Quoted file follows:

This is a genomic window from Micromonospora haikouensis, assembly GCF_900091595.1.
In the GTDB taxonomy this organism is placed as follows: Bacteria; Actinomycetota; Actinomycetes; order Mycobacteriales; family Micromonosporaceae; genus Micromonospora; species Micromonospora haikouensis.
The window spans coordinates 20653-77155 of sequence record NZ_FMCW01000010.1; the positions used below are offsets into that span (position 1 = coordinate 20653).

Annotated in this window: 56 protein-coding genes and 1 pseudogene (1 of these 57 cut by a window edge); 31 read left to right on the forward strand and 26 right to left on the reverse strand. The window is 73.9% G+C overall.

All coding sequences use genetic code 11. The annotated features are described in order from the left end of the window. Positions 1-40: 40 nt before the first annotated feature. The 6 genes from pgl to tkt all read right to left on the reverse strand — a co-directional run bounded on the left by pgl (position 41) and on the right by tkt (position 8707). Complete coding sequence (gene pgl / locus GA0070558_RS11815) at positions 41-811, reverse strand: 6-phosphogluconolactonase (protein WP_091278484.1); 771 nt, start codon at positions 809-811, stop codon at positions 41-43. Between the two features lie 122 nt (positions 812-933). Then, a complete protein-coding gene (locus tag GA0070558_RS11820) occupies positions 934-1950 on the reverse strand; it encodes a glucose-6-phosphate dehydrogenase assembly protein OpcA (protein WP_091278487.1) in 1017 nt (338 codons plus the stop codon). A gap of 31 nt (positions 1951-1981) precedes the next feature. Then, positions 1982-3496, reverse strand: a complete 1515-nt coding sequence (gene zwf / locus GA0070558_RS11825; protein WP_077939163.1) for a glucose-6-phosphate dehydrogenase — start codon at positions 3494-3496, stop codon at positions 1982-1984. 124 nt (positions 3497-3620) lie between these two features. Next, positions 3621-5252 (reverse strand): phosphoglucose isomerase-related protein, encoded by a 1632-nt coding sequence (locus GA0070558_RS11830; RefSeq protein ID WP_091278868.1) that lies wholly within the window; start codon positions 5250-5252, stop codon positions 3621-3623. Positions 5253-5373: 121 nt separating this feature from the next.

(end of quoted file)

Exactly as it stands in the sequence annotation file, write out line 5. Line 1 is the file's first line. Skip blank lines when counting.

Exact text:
All coding sequences use genetic code 11. The annotated features are described in order from the left end of the window. Positions 1-40: 40 nt before the first annotated feature. The 6 genes from pgl to tkt all read right to left on the reverse strand — a co-directional run bounded on the left by pgl (position 41) and on the right by tkt (position 8707). Complete coding sequence (gene pgl / locus GA0070558_RS11815) at positions 41-811, reverse strand: 6-phosphogluconolactonase (protein WP_091278484.1); 771 nt, start codon at positions 809-811, stop codon at positions 41-43. Between the two features lie 122 nt (positions 812-933). Then, a complete protein-coding gene (locus tag GA0070558_RS11820) occupies positions 934-1950 on the reverse strand; it encodes a glucose-6-phosphate dehydrogenase assembly protein OpcA (protein WP_091278487.1) in 1017 nt (338 codons plus the stop codon). A gap of 31 nt (positions 1951-1981) precedes the next feature. Then, positions 1982-3496, reverse strand: a complete 1515-nt coding sequence (gene zwf / locus GA0070558_RS11825; protein WP_077939163.1) for a glucose-6-phosphate dehydrogenase — start codon at positions 3494-3496, stop codon at positions 1982-1984. 124 nt (positions 3497-3620) lie between these two features. Next, positions 3621-5252 (reverse strand): phosphoglucose isomerase-related protein, encoded by a 1632-nt coding sequence (locus GA0070558_RS11830; RefSeq protein ID WP_091278868.1) that lies wholly within the window; start codon positions 5250-5252, stop codon positions 3621-3623. Positions 5253-5373: 121 nt separating this feature from the next.